- Chris Mortensen, NFL reporter
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As NFL owners and executives revisit the success of college coaches at the pro level, Penn State's Bill O'Brien may be on more short lists than Oregon's Chip Kelly and that would include the Cleveland Browns and Philadelphia Eagles, according to league sources.
O'Brien would not necessarily jump at any NFL opportunity but if he did leave Penn State it would qualify as a surprise after the former Patriots offensive coordinator was named the Big Ten Coach of the Year in his first season as the Nittany Lions coach in 2012.
However, sources say teams that have gauged his interest have been informed by a third party representative that when O'Brien accepted the task of being the late Joe Paterno's successor, he was told by school officials that the Jerry Sandusky scandal was a criminal matter, not an NCAA concern. That proved to be bad information as Penn State was dealt a four-year bowl ban and scholarship reductions as part of its penalties.
O'Brien could not be reached for comment but the sources emphasized that he would not leave Penn State for just any NFL job.
He bypassed an opportunity to interview for the Jacksonville job last January.
Sources say that he has a significant buyout of $9.2 million but it is unknown whether it pertains to an NFL opportunity. The NCAA sanctions that O'Brien did not anticipate also could become a point of contention as it relates to a buyout, sources added.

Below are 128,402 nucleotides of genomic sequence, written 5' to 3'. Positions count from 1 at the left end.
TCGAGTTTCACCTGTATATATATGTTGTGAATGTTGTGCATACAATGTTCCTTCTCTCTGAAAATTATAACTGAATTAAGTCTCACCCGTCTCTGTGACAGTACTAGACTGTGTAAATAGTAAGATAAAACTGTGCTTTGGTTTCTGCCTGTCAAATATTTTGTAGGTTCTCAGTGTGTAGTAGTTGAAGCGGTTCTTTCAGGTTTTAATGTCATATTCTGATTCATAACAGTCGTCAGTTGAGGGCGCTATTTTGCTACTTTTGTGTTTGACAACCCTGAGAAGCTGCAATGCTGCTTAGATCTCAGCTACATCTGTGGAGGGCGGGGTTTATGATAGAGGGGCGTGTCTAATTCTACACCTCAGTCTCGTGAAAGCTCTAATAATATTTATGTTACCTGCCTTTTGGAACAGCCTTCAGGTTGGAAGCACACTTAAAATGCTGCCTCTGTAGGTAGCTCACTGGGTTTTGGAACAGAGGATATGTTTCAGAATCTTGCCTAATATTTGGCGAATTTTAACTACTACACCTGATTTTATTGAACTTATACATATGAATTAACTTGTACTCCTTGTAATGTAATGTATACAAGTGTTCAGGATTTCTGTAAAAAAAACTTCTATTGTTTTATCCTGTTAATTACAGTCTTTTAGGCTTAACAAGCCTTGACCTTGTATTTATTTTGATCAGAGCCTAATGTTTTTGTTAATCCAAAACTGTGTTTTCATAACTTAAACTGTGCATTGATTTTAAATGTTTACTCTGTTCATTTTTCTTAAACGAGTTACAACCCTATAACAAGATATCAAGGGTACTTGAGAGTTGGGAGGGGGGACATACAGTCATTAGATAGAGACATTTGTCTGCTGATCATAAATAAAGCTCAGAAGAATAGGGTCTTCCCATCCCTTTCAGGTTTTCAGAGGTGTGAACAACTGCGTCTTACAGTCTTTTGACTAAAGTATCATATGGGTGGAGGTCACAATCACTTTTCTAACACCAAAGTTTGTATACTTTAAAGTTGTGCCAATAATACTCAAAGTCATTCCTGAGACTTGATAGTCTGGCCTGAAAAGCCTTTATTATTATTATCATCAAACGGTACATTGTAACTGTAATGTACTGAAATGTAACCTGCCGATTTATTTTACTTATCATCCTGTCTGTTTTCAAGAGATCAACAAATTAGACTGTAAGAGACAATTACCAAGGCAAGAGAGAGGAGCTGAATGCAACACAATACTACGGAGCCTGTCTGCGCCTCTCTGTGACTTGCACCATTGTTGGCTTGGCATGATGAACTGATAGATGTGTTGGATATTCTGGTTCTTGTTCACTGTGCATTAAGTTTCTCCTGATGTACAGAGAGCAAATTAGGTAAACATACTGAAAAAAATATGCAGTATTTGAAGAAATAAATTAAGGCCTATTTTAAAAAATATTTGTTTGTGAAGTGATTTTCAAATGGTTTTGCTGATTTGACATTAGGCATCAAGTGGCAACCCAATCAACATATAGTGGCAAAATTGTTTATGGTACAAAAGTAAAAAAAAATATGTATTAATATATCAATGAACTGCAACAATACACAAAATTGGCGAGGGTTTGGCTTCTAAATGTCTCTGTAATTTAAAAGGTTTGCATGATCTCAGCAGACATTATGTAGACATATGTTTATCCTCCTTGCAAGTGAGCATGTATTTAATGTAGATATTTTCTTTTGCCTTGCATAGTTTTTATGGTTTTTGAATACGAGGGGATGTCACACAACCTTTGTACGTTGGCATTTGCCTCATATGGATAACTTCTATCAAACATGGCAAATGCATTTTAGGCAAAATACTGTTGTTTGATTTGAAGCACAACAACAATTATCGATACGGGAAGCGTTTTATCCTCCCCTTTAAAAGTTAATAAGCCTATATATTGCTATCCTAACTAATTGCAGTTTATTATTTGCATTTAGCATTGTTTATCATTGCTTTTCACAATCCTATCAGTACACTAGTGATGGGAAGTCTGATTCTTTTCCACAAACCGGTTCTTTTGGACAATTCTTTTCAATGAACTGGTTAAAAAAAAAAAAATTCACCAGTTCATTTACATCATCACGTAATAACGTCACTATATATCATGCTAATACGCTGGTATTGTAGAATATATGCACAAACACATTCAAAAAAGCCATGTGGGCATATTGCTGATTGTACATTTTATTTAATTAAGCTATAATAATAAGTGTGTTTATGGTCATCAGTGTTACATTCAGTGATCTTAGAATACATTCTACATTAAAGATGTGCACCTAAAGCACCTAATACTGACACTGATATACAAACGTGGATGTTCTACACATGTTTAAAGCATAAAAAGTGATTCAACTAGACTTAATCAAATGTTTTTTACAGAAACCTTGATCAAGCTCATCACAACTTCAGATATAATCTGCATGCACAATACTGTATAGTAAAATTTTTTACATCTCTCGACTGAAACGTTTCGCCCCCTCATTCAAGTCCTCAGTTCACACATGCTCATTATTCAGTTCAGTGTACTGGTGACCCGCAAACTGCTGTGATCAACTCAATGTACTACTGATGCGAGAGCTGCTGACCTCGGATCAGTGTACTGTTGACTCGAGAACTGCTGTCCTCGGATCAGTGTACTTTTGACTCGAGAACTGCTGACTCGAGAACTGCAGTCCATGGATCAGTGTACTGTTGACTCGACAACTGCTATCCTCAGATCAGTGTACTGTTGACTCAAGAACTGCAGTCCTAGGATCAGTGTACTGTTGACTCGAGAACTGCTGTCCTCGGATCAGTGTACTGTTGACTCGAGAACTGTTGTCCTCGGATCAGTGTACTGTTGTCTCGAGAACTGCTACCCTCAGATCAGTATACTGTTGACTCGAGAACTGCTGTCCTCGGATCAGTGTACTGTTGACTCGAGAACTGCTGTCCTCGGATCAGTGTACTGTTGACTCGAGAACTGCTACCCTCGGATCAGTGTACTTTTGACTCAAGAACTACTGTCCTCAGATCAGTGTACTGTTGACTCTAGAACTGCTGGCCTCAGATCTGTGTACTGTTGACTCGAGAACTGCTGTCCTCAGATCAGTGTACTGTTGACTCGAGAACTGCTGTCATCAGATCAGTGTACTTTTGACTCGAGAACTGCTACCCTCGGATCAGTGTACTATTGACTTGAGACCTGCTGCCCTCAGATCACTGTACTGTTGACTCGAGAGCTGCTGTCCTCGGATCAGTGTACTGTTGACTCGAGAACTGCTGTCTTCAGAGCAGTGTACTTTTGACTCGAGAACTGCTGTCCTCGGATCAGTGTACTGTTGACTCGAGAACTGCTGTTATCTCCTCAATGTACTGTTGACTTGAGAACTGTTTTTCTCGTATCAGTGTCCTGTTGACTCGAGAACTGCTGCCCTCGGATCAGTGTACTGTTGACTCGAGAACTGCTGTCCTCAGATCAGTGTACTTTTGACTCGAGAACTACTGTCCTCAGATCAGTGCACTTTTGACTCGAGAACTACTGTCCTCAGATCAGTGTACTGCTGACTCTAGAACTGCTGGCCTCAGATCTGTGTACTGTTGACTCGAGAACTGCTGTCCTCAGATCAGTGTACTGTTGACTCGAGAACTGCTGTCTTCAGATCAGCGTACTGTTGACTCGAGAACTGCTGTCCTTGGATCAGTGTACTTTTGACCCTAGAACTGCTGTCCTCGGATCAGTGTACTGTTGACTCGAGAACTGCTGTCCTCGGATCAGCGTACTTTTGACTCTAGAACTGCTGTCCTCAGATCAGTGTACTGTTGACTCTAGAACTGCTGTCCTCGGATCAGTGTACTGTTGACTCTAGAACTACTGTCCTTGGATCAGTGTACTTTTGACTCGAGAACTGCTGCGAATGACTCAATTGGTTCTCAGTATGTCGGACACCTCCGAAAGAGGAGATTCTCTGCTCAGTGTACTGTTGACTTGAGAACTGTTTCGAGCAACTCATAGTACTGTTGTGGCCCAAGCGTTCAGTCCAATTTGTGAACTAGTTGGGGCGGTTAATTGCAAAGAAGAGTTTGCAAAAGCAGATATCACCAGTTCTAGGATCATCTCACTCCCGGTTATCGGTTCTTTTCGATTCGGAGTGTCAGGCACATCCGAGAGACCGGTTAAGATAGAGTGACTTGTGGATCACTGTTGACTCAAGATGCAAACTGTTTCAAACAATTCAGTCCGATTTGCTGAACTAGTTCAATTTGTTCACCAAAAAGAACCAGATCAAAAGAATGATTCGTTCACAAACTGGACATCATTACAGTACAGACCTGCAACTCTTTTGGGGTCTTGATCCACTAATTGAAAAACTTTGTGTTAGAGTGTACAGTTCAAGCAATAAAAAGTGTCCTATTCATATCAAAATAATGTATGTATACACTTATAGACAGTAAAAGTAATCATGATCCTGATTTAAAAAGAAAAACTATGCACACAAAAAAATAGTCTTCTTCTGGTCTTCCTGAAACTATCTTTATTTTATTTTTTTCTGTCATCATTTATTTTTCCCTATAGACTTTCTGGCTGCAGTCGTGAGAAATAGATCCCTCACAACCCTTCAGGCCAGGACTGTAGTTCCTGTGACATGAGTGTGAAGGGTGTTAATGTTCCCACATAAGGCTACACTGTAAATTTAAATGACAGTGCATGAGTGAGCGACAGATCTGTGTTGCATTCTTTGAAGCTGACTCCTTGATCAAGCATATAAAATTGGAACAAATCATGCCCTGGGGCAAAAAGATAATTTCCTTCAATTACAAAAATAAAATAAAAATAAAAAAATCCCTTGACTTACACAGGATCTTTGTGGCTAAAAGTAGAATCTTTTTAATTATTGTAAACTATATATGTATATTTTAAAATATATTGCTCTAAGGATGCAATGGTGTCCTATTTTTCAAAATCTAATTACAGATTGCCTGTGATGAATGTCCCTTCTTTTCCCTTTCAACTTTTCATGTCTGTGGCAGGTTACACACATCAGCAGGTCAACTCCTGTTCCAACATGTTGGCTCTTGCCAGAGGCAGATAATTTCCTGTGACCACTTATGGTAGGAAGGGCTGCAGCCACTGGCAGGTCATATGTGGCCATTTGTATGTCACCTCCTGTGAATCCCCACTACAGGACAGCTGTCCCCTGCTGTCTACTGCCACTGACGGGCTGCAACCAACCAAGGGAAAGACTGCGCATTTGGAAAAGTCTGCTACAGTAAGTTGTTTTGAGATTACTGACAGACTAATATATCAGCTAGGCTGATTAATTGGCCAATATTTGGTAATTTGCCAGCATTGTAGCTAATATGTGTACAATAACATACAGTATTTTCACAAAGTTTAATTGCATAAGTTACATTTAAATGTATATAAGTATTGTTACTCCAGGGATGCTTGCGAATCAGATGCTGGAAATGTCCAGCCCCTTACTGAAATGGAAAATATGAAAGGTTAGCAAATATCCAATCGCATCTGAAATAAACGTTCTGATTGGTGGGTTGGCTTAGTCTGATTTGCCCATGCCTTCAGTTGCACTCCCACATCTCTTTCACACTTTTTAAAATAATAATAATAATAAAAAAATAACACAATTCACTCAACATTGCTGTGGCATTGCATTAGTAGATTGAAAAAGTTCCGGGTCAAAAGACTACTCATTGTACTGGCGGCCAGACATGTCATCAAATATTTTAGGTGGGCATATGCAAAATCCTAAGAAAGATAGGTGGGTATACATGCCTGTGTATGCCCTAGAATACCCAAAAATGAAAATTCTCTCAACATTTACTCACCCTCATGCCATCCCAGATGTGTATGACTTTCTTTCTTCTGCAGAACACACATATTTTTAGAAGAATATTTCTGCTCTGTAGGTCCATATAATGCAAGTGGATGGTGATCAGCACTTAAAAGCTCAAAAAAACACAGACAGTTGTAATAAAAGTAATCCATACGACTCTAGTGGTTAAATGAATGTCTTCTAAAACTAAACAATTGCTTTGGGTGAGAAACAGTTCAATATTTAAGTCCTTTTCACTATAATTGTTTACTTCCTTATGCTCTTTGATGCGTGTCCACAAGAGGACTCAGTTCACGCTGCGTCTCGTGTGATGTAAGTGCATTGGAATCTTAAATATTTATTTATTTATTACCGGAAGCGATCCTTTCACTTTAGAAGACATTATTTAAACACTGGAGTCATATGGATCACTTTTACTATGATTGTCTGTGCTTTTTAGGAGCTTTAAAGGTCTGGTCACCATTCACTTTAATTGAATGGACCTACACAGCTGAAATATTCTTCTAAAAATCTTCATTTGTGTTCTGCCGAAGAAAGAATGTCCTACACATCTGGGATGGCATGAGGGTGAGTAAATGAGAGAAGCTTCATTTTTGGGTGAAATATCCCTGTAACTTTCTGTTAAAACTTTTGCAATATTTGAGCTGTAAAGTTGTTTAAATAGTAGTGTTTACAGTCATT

Top-rated quarterback prospect and Penn State recruit Christian Hackenberg said Sunday he's confident that O'Brien would not leave the school for opportunities in the NFL.
"I mean, I'm hoping," Hackenberg said as he prepared to begin workouts on Monday for the Under Armour All-America Game at Disney's Wide World of Sports. "I've got my fingers crossed."
If O'Brien left before signing day on Feb. 6, Hackenberg said he would reconsider his options.
"I'd think about it," Hackenberg said. "He was a big part of it. He's the guy who's going to develop me. That's one of the big things I looked at. I'll see what happens."
ESPN.com sports business reporter Darren Rovell and NittanyNation's Mitch Sherman contributed to this report.